Hewlett-Packard on Thursday said it's looking into a spin-off of its Personal Systems Group (PSG), confirming earlier reports from The Wall Street Journal and Bloomberg.
"HP will consider a broad range of options that may include, among others, a full or partial separation of PSG from HP through a spin-off or other transaction," HP said in a statement.
HP's exploration of a PC business spin-off comes as no surprise to its partners in the system builder channel, who've had a front row seat to the steady decline of the consumer PC business.
"There is very little money to be made in selling PC hardware to consumers, and that's why there are so few channel PC companies that dabble in that market," said Andy Kretzer, director of sales and marketing at Bold Data Technology, a Fremont, Calif.-based system builder.
Jon Bach, president and founder of Puget Systems, a Seattle, Wash.-based system builder, isn't surprised that HP is spinning off its PC business, particularly in light of the meteoric rise in popularity of tablet PCs. "The low end PC market is rapidly evolving as the lines blur between what we call a smart phone, a tablet PC, netbook, or entry level notebook and desktop," Bach said.
HP's consumer PC client sales dropped 23 percent year-over-year in Q2, and 12 percent in Q1. Although commercial PC sales are still growing, the consumer weakness has contributed to HP's lowering of guidance in its past two quarters.
HP isn't alone in dealing with PC market malaise: Dell is also grappling with it and earlier this week slashed its fiscal year 2012 guidance.
To avoid macroeconomic headwinds, some system builders have shifted their focus to higher end PCs and business customers, and they see the HP PC business spin-off as a logical reaction to market forces and the havoc that tablet PCs are wreaking on the PC market.
"We've all been seeing the writing on the wall for standard PCs," said Todd Swank, vice president of marketing at Burnsville, Minn.-based system builder Nor-Tech. "If the leading PC maker decides it doesn't want its results dragged down by consumer PC weakness, that's a watershed moment, and I don't think HP expects to see a PC market recovery."
Erik Stromquist, COO of CTL, a Portland, Ore.-based custom system builder, sees PC market weakness as a chance for the channel to swoop in and grab business. "As the Tier 1 vendors retrench, there is an opportunity for the channel to grow their businesses in the local and regional markets they serve," Stromquist said in an email.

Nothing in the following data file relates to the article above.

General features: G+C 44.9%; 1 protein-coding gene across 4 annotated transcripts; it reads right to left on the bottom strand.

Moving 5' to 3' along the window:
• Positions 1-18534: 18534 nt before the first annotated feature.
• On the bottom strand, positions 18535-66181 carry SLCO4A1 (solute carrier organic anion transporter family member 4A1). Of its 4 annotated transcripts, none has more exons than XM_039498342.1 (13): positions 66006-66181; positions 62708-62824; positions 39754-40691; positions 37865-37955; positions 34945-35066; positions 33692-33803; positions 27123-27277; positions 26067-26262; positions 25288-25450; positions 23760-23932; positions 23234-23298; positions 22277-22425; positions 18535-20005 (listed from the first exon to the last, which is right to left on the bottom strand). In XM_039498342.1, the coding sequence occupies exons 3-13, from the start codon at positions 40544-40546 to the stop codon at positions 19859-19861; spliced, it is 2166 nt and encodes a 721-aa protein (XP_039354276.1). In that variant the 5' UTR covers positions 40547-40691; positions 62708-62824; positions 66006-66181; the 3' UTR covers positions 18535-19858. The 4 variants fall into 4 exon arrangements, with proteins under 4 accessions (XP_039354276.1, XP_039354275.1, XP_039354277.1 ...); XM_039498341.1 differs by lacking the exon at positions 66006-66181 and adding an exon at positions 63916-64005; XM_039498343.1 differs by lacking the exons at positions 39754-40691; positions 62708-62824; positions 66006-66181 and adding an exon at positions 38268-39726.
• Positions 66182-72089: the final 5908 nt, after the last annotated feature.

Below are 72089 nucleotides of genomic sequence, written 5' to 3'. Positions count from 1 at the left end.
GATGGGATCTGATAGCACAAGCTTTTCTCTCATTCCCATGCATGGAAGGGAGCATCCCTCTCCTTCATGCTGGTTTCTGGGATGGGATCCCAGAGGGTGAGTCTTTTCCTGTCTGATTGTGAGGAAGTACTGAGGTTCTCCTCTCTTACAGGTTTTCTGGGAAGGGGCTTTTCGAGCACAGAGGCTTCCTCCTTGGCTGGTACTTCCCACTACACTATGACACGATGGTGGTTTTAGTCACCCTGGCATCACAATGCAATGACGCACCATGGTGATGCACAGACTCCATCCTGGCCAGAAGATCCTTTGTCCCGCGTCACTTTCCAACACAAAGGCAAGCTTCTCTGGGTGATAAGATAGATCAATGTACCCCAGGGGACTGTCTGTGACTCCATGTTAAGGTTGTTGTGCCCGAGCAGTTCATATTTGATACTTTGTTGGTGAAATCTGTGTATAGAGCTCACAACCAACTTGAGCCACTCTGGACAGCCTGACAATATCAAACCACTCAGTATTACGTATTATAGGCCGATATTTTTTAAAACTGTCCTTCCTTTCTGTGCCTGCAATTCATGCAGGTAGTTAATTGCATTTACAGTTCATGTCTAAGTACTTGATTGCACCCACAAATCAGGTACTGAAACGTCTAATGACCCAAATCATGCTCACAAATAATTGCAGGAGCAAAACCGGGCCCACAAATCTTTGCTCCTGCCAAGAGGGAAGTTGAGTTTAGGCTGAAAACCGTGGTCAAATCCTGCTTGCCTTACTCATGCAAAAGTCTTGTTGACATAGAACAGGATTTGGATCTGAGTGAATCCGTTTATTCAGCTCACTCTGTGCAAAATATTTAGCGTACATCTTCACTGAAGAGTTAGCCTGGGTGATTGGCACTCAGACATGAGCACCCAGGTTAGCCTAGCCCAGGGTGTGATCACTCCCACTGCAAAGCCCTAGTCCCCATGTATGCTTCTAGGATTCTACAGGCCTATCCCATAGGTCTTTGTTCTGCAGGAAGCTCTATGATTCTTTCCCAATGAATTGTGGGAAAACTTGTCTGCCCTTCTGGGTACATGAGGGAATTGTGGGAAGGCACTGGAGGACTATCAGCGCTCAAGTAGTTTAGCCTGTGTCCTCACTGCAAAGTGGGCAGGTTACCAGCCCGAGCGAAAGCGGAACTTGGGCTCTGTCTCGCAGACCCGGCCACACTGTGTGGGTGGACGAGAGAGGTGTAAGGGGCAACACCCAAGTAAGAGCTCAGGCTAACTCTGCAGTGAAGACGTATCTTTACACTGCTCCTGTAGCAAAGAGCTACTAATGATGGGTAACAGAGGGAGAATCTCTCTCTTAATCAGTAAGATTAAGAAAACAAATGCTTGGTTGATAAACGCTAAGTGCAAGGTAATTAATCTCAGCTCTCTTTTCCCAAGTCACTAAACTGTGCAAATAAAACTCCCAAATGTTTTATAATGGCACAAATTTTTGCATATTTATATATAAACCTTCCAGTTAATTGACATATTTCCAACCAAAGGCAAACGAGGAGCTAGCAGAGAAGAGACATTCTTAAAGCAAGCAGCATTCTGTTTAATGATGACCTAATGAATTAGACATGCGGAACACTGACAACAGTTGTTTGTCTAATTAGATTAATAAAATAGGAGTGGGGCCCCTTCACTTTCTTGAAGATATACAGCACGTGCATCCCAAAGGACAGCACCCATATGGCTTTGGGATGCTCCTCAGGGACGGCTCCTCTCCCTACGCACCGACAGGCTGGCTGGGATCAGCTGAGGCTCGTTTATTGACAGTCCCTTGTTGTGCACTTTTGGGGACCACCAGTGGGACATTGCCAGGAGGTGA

Next: HP's Track Record With Business Unit Spin-Offs
HP in 1999 spun off its electronics testing and analysis business as Agilent Technologies. However, unlike the Agilent spin-off, which was (and is) a very profitable business, HP's PC division is a very low-margin business.
HP solution providers point to IBM's decision to sell off its PC business to Lenovo in 2005 as a comparison that makes more sense -- and ended up benefiting the channel.
"Lenovo is a great partner now, and you couldn't say that about IBM before they sold off their PC business," said Swank. "[An HP PC business spin-off] could be a positive for the channel and make it easier to sell HP products."
However, some HP partners believe the PC spin-off is a mistake. Daniel Duffy, CEO of Valley Network Solutions, a Fresno, Calif.-based solution provider, says HP's ability to offer full suite of integrated, internally developed solutions to the table is one of its strongest selling points.
"Spinning off the PSG business would relegate HP to second-class citizenship in the IT world," said Duffy. "I know I wouldn't want to buy servers and storage from one vendor, and then have to hassle with managing a second relationship and set of compatibilities with a second vendor."
There are plenty of other examples of how selling its PC business could help HP. CEO Leo Apotheker has made a priority of building HP's software, services and cloud computing capabilities, and a leaner HP could also lead to better performance for the already successful ESSN (Enterprise Storage, Servers, and Networking) division, according to solution providers.
Joseph F. Kovar contributed to this article.